The Department of Health in Northern Ireland has unveiled plans to boost access to innovative new medicines for cancers and other conditions.
The changes will ensure NHS patients in Northern Ireland have the same access to cancer drugs as their counterparts in other UK regions, it said.
Under the plans, medicines approved by NICE for use through the Cancer Drug Fund in England will now be considered in line with existing arrangements for NI endorsement of NICE recommendations and be equally accessible in the country.
The move follows an evaluation and public consultation of the Individual Funding Request (IFR) process, which gives patients the chance to access medicines not normally funded by the NHS.
According to the Department, the changes together will “increase access to promising new treatments, improve the overall consistency of the IFR process, include a greater level of clinical input, and increase emphasis on the clinical benefit to the patient, all of which are factors in the public interest.”
“I am aware that patients and clinicians here have been frustrated by the difference in access arrangements and I am pleased that we are now in a position to bring forward these changes which will increase access to new medicines for patients in Northern Ireland,” commented Richard Pengelly, permanent secretary of Department of Health.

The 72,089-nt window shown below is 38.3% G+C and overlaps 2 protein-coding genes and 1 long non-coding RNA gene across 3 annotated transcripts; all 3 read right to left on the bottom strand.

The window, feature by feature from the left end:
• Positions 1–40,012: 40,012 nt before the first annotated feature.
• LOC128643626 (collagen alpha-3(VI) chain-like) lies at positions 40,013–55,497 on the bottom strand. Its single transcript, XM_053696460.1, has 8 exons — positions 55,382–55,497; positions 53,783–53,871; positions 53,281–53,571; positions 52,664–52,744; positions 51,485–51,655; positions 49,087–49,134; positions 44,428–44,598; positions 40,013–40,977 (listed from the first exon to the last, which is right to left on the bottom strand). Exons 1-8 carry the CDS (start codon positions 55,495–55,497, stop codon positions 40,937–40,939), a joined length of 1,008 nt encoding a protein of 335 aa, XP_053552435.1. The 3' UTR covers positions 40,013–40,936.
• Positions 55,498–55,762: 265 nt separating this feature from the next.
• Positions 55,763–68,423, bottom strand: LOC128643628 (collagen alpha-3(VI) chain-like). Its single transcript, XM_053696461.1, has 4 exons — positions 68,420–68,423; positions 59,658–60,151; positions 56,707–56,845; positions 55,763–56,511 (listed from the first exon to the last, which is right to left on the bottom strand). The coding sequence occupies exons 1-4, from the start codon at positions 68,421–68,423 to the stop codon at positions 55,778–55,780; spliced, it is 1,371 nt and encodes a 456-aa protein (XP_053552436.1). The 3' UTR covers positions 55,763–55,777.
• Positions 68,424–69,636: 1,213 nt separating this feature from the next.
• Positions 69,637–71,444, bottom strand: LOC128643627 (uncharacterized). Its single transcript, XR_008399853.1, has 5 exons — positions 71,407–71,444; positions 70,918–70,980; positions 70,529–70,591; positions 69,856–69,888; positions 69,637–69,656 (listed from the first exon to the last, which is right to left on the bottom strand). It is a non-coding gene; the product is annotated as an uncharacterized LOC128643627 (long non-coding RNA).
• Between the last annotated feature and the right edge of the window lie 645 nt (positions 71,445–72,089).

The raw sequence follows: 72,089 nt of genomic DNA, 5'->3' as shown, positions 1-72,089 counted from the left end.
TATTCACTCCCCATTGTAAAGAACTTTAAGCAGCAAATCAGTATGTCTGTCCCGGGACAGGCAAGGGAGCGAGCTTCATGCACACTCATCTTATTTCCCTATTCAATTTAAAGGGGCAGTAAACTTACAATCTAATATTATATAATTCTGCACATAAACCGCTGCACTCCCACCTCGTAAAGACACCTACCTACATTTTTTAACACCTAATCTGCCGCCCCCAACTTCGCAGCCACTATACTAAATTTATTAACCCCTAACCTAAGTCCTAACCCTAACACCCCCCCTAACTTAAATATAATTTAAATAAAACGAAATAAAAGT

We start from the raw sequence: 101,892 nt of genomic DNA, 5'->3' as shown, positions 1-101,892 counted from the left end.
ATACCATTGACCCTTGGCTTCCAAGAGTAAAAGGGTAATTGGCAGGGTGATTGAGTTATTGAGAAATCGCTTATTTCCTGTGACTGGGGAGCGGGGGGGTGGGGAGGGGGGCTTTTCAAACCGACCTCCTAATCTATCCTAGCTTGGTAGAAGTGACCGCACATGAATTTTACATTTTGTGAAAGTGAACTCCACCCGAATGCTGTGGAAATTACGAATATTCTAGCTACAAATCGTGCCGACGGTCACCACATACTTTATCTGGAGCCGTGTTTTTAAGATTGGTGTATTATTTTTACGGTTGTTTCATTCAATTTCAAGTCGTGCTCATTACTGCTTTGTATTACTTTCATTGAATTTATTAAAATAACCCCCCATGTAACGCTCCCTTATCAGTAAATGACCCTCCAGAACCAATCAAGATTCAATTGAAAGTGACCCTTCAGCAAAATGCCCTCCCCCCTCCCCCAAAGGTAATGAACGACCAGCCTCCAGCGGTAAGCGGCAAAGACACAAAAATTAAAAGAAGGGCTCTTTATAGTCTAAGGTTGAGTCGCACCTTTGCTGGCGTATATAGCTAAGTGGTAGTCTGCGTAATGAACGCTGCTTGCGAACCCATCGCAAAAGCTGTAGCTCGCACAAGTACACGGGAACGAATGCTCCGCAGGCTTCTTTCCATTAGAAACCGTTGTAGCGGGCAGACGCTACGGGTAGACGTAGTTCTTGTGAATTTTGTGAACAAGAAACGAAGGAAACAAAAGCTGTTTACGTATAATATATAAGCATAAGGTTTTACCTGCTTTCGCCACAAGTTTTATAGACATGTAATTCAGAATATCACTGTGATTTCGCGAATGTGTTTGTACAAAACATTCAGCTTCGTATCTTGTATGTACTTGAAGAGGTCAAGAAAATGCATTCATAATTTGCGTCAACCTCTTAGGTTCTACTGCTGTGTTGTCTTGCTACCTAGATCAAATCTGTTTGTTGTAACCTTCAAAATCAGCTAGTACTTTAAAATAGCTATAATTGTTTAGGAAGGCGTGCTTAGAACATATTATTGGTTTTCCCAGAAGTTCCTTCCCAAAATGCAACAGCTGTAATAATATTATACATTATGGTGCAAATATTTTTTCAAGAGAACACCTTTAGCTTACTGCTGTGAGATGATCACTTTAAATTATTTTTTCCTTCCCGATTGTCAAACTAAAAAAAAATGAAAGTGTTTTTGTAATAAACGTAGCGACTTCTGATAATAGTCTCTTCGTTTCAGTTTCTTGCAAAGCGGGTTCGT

Current estimates - based on calculations from the outturn of 2017/18 CDF activity – place the additional cost of access at between £2 million and £2.5 million per year.
Welcoming the move, the Association of the British Pharmaceutical Industry said it offers new hope to the 30 NI patients every month currently denied access to the innovative cancer medicines they would receive if they lived in England.
“This is a great day for Northern Ireland cancer patients, bringing an end to a serious health inequality that has developed over recent years,” said ABPI Northern Ireland Director Colette Goldrick.
“We are pleased that the new measures are to be brought in immediately. Now we can focus efforts on working collaboratively to restore Northern Ireland’s position as a leader in the global challenge to improve outcomes for people with cancer.”